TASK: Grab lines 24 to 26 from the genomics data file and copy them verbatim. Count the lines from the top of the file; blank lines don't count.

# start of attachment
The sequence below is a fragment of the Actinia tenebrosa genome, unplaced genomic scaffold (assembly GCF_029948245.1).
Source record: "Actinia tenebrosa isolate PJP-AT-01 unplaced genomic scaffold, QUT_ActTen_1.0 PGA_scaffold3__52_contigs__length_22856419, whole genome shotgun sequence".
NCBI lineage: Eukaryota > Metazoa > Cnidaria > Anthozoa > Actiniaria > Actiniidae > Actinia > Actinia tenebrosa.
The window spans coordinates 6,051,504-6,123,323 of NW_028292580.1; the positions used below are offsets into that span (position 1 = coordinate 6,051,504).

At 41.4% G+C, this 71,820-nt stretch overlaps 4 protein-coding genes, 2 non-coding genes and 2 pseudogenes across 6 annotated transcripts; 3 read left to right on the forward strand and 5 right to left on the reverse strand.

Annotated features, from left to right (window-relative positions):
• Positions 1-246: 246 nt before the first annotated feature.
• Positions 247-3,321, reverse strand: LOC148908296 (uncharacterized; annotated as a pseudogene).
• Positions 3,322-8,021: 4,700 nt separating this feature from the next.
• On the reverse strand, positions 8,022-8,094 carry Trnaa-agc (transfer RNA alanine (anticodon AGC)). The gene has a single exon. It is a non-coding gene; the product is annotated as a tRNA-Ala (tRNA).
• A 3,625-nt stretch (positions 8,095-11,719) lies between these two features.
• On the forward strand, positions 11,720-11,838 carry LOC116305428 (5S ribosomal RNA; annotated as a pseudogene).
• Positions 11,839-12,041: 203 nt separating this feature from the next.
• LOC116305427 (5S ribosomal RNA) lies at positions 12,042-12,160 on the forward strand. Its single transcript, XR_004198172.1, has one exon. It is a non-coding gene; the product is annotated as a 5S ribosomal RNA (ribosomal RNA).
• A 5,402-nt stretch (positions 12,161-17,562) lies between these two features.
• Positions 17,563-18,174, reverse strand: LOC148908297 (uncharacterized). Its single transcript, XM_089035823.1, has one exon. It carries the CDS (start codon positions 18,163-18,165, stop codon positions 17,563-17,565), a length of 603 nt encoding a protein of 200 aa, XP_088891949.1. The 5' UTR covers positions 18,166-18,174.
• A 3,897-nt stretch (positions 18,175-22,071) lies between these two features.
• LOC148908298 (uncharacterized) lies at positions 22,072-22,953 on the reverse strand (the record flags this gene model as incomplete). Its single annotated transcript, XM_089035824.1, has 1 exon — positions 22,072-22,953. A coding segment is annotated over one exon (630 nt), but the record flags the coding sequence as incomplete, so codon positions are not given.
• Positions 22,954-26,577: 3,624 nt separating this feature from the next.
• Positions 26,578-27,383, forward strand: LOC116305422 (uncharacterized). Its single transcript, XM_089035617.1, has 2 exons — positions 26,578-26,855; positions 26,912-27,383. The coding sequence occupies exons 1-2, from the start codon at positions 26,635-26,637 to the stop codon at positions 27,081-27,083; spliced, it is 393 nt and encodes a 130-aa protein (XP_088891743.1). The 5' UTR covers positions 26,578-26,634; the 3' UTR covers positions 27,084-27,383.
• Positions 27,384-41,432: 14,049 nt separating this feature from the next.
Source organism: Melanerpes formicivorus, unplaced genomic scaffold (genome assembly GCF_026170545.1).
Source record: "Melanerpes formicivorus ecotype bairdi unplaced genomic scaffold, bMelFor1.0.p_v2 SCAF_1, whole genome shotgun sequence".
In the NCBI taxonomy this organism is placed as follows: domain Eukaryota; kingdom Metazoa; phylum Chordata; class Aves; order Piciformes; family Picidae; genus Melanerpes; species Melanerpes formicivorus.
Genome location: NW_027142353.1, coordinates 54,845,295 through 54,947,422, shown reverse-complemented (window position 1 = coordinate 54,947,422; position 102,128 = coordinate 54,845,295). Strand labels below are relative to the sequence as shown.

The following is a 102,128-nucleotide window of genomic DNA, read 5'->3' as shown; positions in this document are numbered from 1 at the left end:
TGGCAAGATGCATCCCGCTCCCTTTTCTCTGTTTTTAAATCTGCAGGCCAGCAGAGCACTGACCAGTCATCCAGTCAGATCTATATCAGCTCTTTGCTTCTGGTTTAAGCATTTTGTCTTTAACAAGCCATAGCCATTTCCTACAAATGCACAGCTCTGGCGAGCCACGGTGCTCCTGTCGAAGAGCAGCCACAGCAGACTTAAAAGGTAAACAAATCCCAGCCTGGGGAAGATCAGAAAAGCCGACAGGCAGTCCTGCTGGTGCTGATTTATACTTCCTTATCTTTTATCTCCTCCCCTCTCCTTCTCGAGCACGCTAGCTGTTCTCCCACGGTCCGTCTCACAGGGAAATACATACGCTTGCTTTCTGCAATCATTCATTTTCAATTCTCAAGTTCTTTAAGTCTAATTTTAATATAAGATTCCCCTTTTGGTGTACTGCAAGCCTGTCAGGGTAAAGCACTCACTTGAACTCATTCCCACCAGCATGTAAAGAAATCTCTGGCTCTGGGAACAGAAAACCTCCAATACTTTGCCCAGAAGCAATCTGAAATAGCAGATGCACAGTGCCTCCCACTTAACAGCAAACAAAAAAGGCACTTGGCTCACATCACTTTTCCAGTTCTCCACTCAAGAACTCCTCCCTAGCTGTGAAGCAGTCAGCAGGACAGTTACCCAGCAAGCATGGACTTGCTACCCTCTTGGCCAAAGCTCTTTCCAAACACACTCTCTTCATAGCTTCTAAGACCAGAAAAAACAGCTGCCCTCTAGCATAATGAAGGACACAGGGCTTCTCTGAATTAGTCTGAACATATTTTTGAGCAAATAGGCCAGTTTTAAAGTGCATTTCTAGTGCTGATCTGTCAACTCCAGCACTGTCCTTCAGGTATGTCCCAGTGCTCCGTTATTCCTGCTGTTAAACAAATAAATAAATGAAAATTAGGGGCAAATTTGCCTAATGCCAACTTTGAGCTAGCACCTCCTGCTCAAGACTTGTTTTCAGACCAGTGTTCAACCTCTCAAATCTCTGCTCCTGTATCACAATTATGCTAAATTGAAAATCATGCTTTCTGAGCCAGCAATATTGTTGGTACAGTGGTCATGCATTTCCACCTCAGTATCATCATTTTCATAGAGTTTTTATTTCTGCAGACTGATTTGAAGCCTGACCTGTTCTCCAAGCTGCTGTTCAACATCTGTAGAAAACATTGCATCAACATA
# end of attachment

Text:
In the NCBI taxonomy this organism is placed as follows: domain Eukaryota; kingdom Metazoa; phylum Chordata; class Aves; order Piciformes; family Picidae; genus Melanerpes; species Melanerpes formicivorus.
Genome location: NW_027142353.1, coordinates 54,845,295 through 54,947,422, shown reverse-complemented (window position 1 = coordinate 54,947,422; position 102,128 = coordinate 54,845,295). Strand labels below are relative to the sequence as shown.

The following is a 102,128-nucleotide window of genomic DNA, read 5'->3' as shown; positions in this document are numbered from 1 at the left end: